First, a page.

Mouse Navigation while Editing Steps

You can also hold down SHIFT while in “Move Parts” mode to navigate the 3D view and never leave the mode. With SHIFT held down left click and drag to rotate, middle click and drag to pan and right click and drag to zoom.

For this step, we will use the Smart Axis instead of the “By Object” axis. The Smart axis is generally good at detecting the direction that is natural for a part to move and is especially helpful when working with uniformly shaped objects like screws, washers, plates, etc.



Create a Step using the Smart Axis

  • Click on the Anvil to select it. You can click it with your mouse, or use the Model Tree.
  • Notice that the axis is displayed as expected.
  • From the axis pulldown menu, select “Smart”.
  • Notice that the axis in the 3D view changed from a tridirectional axis to a unidirectional axis.
  • Click on the red handle and use the mouse to drag the position of the Anvil. Release the mouse.
  • Click “Done” in the upper-right hand corner of the view to exit exploded view editing.
  • Notice that the axis is no longer display and the part selection reverts to the state of selection before editing.
  • Click on “Home” in the viewpoint ribbon group.

We have now completed our first simple exploded view. Your 3D view should look like this:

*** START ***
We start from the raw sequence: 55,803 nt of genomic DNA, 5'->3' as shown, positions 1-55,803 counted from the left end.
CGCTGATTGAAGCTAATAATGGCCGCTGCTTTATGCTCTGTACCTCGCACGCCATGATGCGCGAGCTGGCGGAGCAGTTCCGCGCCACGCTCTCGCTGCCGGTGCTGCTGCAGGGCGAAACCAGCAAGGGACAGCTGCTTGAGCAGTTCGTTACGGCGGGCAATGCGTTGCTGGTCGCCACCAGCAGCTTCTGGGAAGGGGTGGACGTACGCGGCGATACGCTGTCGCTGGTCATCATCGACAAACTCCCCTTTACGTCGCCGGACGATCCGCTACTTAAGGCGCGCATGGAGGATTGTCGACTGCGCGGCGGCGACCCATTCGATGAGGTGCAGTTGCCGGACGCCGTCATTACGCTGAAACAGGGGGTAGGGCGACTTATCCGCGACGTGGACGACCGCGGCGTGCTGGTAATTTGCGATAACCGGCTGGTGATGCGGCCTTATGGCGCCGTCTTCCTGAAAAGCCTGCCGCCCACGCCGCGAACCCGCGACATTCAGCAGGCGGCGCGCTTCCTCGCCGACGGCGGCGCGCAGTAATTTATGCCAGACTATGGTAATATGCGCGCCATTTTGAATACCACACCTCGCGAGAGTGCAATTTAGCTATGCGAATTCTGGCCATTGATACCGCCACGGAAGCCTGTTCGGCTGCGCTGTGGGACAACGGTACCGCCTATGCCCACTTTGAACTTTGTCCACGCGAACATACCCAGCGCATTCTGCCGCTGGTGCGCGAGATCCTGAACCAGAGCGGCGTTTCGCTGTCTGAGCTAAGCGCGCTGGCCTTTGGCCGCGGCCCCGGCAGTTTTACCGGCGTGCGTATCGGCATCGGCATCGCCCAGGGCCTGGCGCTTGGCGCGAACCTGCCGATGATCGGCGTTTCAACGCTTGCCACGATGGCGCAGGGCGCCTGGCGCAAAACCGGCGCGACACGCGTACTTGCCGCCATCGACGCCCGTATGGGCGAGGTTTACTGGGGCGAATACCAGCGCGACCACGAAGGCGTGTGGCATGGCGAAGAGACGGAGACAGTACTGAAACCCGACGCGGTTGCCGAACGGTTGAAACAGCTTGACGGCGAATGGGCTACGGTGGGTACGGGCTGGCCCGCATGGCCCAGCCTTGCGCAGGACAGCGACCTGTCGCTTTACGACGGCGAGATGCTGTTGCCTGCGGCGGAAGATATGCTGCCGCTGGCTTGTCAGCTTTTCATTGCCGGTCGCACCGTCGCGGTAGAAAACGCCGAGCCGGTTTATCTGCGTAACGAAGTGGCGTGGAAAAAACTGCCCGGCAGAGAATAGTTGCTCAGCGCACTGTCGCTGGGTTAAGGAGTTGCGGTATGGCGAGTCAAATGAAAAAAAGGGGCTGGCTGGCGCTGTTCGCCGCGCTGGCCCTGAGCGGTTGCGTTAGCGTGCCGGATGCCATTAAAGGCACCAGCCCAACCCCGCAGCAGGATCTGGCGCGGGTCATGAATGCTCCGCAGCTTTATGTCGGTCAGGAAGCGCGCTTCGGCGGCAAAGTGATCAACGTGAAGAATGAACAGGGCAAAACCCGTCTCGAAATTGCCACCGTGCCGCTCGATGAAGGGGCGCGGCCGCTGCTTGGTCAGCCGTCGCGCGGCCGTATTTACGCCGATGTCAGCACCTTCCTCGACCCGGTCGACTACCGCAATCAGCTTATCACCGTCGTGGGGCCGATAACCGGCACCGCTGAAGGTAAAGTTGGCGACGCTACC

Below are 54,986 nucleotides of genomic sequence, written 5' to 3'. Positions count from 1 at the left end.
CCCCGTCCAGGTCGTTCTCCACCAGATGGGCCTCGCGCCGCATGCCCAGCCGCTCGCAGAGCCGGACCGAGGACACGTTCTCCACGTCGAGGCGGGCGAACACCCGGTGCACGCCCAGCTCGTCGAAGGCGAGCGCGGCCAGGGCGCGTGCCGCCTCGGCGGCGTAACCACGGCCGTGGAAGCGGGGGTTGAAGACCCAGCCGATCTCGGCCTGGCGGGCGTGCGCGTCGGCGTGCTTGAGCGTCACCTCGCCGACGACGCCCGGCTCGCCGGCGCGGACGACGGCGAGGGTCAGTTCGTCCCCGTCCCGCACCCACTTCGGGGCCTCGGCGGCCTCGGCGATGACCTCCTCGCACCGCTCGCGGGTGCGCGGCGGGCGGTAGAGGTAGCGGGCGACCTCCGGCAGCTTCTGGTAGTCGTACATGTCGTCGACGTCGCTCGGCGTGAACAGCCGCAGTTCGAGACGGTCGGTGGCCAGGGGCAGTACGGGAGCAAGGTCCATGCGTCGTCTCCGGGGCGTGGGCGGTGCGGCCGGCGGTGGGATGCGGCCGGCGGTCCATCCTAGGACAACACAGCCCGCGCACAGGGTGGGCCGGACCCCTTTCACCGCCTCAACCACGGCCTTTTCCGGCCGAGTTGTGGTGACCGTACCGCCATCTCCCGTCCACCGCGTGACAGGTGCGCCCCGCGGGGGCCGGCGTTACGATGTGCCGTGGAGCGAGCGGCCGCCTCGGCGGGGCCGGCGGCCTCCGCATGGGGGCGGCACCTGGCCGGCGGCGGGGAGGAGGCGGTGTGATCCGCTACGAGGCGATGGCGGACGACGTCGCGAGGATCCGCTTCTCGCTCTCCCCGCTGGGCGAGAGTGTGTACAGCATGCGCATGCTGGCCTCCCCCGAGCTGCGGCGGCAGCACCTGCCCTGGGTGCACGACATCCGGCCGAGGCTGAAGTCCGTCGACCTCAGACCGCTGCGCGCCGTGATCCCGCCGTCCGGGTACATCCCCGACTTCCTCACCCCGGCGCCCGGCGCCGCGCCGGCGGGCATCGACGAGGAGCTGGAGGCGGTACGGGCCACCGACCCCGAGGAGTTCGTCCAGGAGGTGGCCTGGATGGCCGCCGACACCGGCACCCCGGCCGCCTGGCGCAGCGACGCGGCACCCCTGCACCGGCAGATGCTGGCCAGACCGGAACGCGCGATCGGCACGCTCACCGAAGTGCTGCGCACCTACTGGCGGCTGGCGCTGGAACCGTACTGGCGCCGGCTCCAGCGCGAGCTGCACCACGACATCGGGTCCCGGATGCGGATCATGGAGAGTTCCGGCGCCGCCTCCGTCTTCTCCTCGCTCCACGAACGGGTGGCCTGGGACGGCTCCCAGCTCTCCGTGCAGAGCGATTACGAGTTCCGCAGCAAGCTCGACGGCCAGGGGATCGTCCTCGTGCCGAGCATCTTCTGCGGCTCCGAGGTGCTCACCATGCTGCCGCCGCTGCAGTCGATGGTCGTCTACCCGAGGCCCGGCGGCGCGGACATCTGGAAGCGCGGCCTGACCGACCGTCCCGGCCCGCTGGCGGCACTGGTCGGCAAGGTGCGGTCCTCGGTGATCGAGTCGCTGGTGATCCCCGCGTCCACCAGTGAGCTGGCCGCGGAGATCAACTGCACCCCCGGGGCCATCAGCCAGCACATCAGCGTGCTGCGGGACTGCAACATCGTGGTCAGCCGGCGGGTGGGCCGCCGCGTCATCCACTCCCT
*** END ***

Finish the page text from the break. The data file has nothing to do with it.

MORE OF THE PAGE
Explore the Exploded View

Now that we have created an exploded view, let’s explore some of the tools that will help you understand the organization and modify steps as needed. We will use the Exploded View Panel to view a hierarchical representation of our previous efforts.


Exploded Views Ribbon Group


Exploring the Exploded View

  • Click on the small button in the bottom-right are of the Exploded Views ribbon group. This will display the Exploded View Panel.
  • Observe that the panel includes a tree of your exploded view. Each of the steps we created is listed under the name of the exploded view.
  • Click on the top of the tree, “Main Exploded View”. This will collapse the view entirely.
  • Now, click on “Step(1)”.
  • Notice that the 3D view displays only the movement of the screws.
  • Click through each of the other steps listed and observe how the 3D view behaves.

Exploded View Panel

The tree can also be used to edit and existing step, reorder the steps, or delete steps that are no longer needed.

Exploded View + Illustration Concepts

It is important to note that an exploded view is not an illustration. In the following sections, we will use the exploded view as the focus of a new illustration.

An exploded view is simply a series of exploded steps as we just created.

The illustration will save the exploded view state along with the viewpoint, the render style, an optional markup layer, and other view attributes. You can have multiple illustrations “looking at” the same exploded view.

Parts List Concepts

When a 3D model is imported into Publisher3D, a master parts list is automatically generate. The parts lists will include a row for each unique part. Often the master parts list is suitable, but there are many cases where it must be customized or a new parts list created.

Publisher3D include extensive tools for creating, editing, managing, importing and exporting parts lists.